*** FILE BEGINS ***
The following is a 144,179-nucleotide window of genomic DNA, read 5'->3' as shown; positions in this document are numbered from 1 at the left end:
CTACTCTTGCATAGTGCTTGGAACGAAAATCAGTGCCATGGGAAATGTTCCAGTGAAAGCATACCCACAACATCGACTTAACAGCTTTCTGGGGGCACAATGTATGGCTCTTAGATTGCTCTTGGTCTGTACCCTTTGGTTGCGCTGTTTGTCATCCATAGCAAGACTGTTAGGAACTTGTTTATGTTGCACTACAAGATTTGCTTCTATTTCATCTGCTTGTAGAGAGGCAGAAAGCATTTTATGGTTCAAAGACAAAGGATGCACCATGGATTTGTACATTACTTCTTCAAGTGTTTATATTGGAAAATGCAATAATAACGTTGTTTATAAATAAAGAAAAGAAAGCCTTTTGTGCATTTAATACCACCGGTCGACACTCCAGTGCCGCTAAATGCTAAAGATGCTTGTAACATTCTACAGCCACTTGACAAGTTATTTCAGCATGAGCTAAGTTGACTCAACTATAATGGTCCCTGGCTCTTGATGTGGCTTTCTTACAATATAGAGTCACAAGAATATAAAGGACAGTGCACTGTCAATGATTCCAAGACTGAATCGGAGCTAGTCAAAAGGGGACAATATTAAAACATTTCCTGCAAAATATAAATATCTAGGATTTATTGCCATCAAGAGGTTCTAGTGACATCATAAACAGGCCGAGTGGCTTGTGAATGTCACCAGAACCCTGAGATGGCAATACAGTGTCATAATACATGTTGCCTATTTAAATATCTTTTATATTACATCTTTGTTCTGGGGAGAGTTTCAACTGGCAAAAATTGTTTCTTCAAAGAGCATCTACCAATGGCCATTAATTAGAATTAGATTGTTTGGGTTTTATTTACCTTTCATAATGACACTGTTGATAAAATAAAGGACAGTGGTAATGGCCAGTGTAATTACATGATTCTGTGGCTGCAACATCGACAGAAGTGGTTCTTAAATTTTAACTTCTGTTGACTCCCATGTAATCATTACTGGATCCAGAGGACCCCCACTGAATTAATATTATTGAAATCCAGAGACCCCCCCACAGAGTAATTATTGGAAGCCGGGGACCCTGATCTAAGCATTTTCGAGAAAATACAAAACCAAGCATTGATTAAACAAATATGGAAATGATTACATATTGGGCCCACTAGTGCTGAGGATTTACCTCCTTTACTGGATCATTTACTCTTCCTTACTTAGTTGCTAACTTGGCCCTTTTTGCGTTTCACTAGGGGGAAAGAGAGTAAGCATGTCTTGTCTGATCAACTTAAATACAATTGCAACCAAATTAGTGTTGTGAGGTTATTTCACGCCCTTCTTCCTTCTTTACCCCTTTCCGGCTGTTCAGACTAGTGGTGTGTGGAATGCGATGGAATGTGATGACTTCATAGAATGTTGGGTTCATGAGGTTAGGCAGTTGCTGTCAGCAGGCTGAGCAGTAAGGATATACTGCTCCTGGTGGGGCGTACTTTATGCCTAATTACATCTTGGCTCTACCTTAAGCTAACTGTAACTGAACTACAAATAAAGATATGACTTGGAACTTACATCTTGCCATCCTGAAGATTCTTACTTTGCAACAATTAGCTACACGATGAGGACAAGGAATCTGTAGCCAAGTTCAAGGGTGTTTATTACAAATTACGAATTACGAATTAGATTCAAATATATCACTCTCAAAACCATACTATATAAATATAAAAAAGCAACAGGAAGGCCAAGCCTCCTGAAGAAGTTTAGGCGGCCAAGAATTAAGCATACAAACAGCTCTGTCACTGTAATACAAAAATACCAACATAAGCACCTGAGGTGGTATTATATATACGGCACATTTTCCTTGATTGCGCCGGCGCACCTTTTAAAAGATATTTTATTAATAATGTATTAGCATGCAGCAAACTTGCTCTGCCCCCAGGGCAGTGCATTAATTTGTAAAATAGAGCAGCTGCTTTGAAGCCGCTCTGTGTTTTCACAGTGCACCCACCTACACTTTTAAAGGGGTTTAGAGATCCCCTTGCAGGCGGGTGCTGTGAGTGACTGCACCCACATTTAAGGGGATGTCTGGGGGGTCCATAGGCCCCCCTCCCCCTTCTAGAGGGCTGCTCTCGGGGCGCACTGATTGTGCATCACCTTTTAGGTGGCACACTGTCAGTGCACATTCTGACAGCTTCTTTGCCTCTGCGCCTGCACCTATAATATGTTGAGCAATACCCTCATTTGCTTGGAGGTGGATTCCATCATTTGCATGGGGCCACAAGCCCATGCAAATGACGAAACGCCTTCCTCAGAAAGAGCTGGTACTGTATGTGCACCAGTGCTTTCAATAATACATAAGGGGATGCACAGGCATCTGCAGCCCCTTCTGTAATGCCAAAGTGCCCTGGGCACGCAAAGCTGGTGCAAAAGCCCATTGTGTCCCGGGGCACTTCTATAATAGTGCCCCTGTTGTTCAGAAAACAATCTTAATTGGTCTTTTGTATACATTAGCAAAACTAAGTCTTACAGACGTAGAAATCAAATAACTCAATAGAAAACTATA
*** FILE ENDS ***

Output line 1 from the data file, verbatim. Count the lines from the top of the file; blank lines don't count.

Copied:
The following is a 144,179-nucleotide window of genomic DNA, read 5'->3' as shown; positions in this document are numbered from 1 at the left end: